Dietary nitrates have shown confusing results in literature for decades, with some evidence showing them beneficial for human health whilst others deeming them carcinogenic. Whilst there is sufficient evidence on the benefit of nitrates found in green leafy vegetables in cardiovascular health, a recently published review concluded that “excessive accumulation of nitrates in vegetables is a common issue that poses a potential threat to human health”. This paper examines the belief that nitrates improve cardiovascular, cognitive and musculoskeletal health, as well as exercise performance. It also explores the assumption that all nitrates, irrelevant of their source, can be carcinogenic. The authors concluded that there is insufficient evidence to conclusively say that nitrates sourced from meat, water or vegetables are carcinogenic contaminants and that more definitive studies examining the beneficial or harmful effects of dietary nitrate still needs to be performed before conclusions can be drawn. It is also unknown whether the differing sources of nitrates are equal in harm or benefit.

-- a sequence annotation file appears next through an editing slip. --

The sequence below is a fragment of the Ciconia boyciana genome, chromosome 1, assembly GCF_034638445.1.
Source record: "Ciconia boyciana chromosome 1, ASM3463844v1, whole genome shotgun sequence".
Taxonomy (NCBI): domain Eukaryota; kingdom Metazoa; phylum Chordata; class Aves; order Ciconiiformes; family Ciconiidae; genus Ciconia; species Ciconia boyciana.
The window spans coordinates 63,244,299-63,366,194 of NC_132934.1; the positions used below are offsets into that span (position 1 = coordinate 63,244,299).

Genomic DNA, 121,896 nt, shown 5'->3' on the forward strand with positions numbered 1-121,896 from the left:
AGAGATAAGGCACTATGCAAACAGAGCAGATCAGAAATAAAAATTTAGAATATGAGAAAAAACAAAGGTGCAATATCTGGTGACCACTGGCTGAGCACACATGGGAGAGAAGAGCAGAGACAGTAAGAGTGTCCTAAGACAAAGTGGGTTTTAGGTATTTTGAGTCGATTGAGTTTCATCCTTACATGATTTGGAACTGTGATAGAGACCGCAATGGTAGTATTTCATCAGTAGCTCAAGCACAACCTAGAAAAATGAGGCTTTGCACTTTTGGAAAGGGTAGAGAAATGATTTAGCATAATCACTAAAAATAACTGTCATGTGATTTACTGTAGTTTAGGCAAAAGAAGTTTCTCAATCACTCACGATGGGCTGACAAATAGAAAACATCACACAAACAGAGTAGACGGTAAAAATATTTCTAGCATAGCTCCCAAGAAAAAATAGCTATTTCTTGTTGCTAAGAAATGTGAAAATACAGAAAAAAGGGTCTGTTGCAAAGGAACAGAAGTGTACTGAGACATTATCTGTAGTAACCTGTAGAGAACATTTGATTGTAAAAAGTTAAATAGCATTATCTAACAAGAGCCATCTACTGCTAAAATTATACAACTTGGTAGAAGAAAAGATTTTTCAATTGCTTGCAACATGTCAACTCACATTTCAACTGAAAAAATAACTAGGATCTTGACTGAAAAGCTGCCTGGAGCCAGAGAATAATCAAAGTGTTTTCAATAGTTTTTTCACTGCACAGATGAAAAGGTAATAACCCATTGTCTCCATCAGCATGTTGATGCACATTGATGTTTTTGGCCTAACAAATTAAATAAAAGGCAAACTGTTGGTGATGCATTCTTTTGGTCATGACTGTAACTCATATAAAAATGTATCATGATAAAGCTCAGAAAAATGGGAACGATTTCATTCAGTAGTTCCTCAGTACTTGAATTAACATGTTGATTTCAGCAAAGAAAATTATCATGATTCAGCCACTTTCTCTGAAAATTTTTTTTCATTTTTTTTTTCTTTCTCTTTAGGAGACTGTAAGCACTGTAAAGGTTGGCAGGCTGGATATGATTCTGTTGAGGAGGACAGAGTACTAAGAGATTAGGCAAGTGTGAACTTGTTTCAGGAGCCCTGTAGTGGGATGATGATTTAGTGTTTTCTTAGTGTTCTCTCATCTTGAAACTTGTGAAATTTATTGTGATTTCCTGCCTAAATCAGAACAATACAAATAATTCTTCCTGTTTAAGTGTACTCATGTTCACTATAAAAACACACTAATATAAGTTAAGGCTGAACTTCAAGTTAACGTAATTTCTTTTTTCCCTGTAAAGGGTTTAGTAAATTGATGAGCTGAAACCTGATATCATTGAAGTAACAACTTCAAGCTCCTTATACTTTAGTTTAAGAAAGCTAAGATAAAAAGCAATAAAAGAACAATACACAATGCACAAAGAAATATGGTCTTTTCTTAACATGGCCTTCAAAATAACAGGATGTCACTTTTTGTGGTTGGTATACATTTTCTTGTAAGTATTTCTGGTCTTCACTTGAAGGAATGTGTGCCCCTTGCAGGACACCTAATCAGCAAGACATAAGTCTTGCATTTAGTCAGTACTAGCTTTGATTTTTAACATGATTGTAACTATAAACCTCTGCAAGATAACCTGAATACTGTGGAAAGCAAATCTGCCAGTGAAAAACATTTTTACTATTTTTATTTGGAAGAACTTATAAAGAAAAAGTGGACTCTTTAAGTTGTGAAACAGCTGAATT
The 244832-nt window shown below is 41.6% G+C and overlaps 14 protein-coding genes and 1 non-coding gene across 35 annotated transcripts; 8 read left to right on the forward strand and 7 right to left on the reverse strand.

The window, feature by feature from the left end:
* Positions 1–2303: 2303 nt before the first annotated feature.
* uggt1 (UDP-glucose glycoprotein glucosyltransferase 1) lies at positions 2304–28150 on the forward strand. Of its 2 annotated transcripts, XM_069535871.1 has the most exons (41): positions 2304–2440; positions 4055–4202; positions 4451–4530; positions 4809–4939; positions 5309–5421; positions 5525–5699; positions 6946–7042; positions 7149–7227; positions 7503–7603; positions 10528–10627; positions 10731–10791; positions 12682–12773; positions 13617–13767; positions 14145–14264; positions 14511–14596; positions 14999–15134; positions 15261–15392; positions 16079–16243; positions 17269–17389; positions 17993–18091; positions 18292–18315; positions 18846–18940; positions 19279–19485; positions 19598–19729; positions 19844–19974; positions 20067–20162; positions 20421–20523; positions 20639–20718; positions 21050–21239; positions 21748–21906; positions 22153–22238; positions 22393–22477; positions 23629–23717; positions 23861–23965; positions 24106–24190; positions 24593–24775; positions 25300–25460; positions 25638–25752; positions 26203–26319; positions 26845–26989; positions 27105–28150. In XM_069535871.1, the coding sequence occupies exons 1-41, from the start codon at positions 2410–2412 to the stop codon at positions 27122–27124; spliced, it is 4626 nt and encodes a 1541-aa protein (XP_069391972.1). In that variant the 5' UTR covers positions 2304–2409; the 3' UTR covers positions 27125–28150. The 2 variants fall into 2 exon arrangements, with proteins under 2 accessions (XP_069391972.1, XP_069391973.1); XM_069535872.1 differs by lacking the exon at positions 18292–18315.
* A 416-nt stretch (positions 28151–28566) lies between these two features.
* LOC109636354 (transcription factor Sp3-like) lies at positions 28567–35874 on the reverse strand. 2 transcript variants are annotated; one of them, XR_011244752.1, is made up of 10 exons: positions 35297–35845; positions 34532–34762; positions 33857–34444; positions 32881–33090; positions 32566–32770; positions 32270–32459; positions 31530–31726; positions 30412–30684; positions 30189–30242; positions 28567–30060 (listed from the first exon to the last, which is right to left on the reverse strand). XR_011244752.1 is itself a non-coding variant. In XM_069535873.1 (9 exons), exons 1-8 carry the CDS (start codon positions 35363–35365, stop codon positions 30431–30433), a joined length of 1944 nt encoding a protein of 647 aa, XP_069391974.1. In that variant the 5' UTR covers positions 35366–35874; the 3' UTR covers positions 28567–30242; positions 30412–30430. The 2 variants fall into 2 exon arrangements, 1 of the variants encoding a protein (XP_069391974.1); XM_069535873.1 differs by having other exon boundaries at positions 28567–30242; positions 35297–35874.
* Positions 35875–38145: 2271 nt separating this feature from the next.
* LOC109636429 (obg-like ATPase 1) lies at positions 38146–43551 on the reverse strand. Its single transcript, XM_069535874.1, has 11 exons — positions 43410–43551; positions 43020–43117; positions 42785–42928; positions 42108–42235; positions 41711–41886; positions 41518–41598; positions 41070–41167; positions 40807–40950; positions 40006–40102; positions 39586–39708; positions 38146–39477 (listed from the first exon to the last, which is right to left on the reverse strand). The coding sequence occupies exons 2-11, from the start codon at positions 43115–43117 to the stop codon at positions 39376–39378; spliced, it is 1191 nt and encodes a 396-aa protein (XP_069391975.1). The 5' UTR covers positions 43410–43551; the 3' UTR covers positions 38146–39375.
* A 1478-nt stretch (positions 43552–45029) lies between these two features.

IBackground: Dietary nitrate has a controversial role in human health. For over half a century, the nitrate content of the three major dietary sources – vegetables, meat, and water – has been legislated, regulated, and monitored due to public health concerns over cancer risk. In contrast, a growing and compelling body of evidence indicates that dietary nitrate, particularly from vegetables, protects against cardiovascular disease and other chronic diseases. This evidence for the protective effect of nitrate is overshadowed by the potential for nitrate to form carcinogenic N-nitrosamines. Scope and approach: The nitrate content, regulations and estimated intake from vegetables, meat and water are described. The evidence that nitrate, through its effects on nitric oxide, improves cardiovascular disease outcomes, cognitive health, musculoskeletal health, and exercise performance as well as the potential to protect against other debilitating health outcomes (nitrate as Dr Jekyll) is discussed. The underlying assumption that all nitrate, irrespective of source, leads to the formation of carcinogenic N-nitrosamines and the evidence of an association between the different sources of nitrate and cancer (nitrate as Mr Hyde) is examined. Key findings and conclusions: The current theory that nitrate, is a carcinogenic contaminant in meat, water, and vegetables is not fully supported by available evidence. Definitive studies examining the beneficial or harmful effects of source-dependent nitrate have yet to be performed. Studies with improved exposure assessment and accurate characterization of factors that affect endogenous nitrosation are also needed to draw conclusions about risk of cancer from dietary nitrate intake.
Article Publication Date: 27/03/2023